How to Know What Plants to Grow Next to Each Other in Your Garden

Overview

Knowing what plants to grow next to each other in your garden, also known as "companion planting," is an important key in building a sustainable organic garden. Even if you do not choose to garden in a wholly organic way, your plants will still benefit. By planting things together that benefit each other, you are creating a miniature ecosystem in your garden. Instead of having a series of individual plants that live or die by themselves, you are building a strong and interwoven gardening mesh.

Step 1

Plant marigolds next to just about anything, particularly in vegetable gardens. Marigolds exude a strong odor that many pests do not like. The good news is that, although you will notice its smell, most humans do not find it offensive. Marigolds are an all-purpose natural deterrent of animals, birds and insects.

Step 2

Place pots of plants in the mint family (including catnip) around your garden. Some species of mint can be invasive, so you may not want to plant the mint in the ground with your other plants. However, the strong smell of mint-family plants is another natural pest deterrent. If you plant catnip, be aware that your garden will suddenly become popular to the neighborhood feline population. All those cats will keep birds and rabbits in check, if they are a problem.

Step 3

Plant tarragon and basil with your vegetables. Tarragon is a perennial, which can be a bonus because it is one less thing to worry about planting next year, unlike basil. Both herbs go well with a variety of vegetables, in addition to deterring many garden pests. Having a steady supply interspersed throughout your garden makes it that much easier to pick some when you harvest your vegetables.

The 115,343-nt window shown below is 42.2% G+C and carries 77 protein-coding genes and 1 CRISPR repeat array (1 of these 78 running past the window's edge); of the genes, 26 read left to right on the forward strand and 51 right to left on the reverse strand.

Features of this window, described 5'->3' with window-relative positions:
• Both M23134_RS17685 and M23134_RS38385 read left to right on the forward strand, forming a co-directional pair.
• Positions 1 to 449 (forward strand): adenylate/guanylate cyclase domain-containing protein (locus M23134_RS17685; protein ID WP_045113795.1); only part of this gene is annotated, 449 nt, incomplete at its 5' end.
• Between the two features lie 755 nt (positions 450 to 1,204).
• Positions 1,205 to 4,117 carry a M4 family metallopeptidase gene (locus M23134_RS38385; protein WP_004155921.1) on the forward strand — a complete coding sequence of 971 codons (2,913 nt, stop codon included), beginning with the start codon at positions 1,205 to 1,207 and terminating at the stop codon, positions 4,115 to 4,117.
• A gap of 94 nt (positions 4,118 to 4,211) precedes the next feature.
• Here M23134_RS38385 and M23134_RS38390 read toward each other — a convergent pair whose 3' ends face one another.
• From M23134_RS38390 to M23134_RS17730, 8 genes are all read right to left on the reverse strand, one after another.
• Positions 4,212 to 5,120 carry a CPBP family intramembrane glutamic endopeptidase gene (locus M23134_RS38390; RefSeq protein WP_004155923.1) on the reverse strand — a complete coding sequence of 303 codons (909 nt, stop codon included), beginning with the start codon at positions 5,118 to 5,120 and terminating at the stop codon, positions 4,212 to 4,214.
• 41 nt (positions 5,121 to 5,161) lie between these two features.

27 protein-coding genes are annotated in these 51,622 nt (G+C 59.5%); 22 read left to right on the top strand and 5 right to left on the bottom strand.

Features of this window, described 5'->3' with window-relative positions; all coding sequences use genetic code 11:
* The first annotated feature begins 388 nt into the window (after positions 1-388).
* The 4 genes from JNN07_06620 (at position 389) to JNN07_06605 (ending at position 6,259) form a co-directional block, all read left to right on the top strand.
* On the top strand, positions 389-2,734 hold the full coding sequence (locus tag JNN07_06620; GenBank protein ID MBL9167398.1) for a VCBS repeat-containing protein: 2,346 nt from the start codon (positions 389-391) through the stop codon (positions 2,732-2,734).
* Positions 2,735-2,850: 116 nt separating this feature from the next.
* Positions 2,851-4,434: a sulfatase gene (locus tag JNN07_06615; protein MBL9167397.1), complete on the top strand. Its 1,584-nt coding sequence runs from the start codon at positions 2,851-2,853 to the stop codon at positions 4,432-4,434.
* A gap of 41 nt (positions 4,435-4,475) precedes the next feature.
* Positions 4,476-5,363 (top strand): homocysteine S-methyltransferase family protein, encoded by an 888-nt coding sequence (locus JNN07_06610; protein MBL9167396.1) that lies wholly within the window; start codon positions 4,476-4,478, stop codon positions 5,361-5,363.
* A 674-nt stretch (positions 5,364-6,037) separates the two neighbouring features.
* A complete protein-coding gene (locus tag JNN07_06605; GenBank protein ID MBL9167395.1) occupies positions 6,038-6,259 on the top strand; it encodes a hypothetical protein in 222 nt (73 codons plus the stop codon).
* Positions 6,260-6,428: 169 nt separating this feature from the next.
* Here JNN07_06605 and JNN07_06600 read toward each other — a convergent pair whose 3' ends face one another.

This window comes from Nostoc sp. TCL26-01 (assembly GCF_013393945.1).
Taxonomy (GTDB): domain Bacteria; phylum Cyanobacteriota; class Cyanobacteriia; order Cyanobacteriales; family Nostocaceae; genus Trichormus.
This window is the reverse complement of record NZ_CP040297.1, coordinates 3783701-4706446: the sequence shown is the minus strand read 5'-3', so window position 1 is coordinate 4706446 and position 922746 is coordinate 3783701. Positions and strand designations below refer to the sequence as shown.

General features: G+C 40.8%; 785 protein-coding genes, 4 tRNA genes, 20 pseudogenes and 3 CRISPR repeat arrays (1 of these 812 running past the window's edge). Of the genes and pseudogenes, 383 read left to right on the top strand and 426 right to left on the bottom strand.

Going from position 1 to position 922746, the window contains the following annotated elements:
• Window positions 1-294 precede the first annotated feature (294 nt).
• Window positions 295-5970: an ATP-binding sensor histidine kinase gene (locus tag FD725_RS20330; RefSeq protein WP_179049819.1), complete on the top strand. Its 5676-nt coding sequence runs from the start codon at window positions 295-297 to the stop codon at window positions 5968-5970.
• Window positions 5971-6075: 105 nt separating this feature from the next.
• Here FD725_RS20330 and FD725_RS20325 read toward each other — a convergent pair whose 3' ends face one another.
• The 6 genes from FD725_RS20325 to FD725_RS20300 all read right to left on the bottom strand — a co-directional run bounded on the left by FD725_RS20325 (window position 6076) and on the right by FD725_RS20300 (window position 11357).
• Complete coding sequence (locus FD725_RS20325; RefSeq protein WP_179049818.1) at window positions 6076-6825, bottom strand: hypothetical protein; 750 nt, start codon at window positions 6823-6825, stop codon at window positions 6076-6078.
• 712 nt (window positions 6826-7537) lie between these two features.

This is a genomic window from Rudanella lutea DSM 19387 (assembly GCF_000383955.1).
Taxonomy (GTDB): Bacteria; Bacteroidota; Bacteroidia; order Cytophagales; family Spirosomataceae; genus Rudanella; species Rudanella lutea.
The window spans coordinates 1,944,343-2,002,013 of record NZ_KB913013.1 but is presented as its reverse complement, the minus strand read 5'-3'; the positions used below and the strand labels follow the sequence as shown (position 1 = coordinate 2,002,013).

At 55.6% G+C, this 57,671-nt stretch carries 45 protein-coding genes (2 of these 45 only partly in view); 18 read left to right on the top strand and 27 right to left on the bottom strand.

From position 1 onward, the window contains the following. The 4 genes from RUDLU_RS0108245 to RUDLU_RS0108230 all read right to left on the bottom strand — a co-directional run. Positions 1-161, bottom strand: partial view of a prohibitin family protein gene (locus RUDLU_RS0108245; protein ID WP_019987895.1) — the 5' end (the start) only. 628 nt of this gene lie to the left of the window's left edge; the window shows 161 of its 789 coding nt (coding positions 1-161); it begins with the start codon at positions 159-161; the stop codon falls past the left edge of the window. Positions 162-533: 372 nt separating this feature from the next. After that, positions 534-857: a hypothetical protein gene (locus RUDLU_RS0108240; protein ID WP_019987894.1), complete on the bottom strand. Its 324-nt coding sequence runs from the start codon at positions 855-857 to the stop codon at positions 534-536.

Step 4

Plant chives around the bases of young fruit trees. Chives are another perennial, and one that is almost impossible to kill. They will die back into the ground after the first frost, but will come back again in the spring. Young fruit trees are susceptible to many diseases and insect damage. Chives can play a vital role in staving off these growing pains.

Step 5

Plant rue around your entire garden. Be careful, though; rue can be irritating for some people, causing an itchy rash on contact. Rue keeps Japanese beetles away from anything it's planted near.

Step 6

Learn which plants not to plant together, because that list is much shorter and easier to remember. Squash, tomatoes, turnips and cucumbers should never be planted near potatoes. Onions do not mix with peas and beans of all types. These plants feed heavily on the same nutrients in your soil and will steadily deplete both your soil and each other if planted together.

Things You'll Need

  • Books on companion planting

References

  • Seeds of Change: Companion Planting
  • National Sustainable Agriculture Information Service: Companion Planting
Keywords: companion planting guide, beginning companion planting, natural pest deterrents

About this Author

Amrita Chuasiriporn is a professional cook, baker, and writer. In addition to cooking and baking for a living, Chuasiriporn has written for several online publications. These include Chef's Blade, CraftyCrafty, and others. Additionally, Chuasiriporn is a regular contributor to online automotive enthusiast publication CarEnvy.ca. Chuasiriporn holds an A.A.S. in culinary arts, as well as a B.A. in Spanish language and literature.